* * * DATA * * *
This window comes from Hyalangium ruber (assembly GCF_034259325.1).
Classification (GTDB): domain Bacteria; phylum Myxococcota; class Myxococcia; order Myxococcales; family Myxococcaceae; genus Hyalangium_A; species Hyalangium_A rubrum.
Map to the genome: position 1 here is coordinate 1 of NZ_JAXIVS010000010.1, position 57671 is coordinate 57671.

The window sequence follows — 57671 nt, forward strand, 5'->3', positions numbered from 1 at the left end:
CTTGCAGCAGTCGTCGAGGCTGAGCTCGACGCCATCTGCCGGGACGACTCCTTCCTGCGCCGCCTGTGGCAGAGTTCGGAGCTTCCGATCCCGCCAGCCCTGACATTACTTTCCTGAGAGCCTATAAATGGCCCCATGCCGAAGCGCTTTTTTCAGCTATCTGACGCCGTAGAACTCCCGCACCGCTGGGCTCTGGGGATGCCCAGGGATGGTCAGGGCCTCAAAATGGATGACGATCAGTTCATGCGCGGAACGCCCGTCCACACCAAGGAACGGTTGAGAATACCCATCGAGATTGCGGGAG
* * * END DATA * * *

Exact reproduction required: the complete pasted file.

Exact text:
This window comes from Hyalangium ruber (assembly GCF_034259325.1).
Classification (GTDB): domain Bacteria; phylum Myxococcota; class Myxococcia; order Myxococcales; family Myxococcaceae; genus Hyalangium_A; species Hyalangium_A rubrum.
Map to the genome: position 1 here is coordinate 1 of NZ_JAXIVS010000010.1, position 57671 is coordinate 57671.

The window sequence follows — 57671 nt, forward strand, 5'->3', positions numbered from 1 at the left end:
CTTGCAGCAGTCGTCGAGGCTGAGCTCGACGCCATCTGCCGGGACGACTCCTTCCTGCGCCGCCTGTGGCAGAGTTCGGAGCTTCCGATCCCGCCAGCCCTGACATTACTTTCCTGAGAGCCTATAAATGGCCCCATGCCGAAGCGCTTTTTTCAGCTATCTGACGCCGTAGAACTCCCGCACCGCTGGGCTCTGGGGATGCCCAGGGATGGTCAGGGCCTCAAAATGGATGACGATCAGTTCATGCGCGGAACGCCCGTCCACACCAAGGAACGGTTGAGAATACCCATCGAGATTGCGGGAG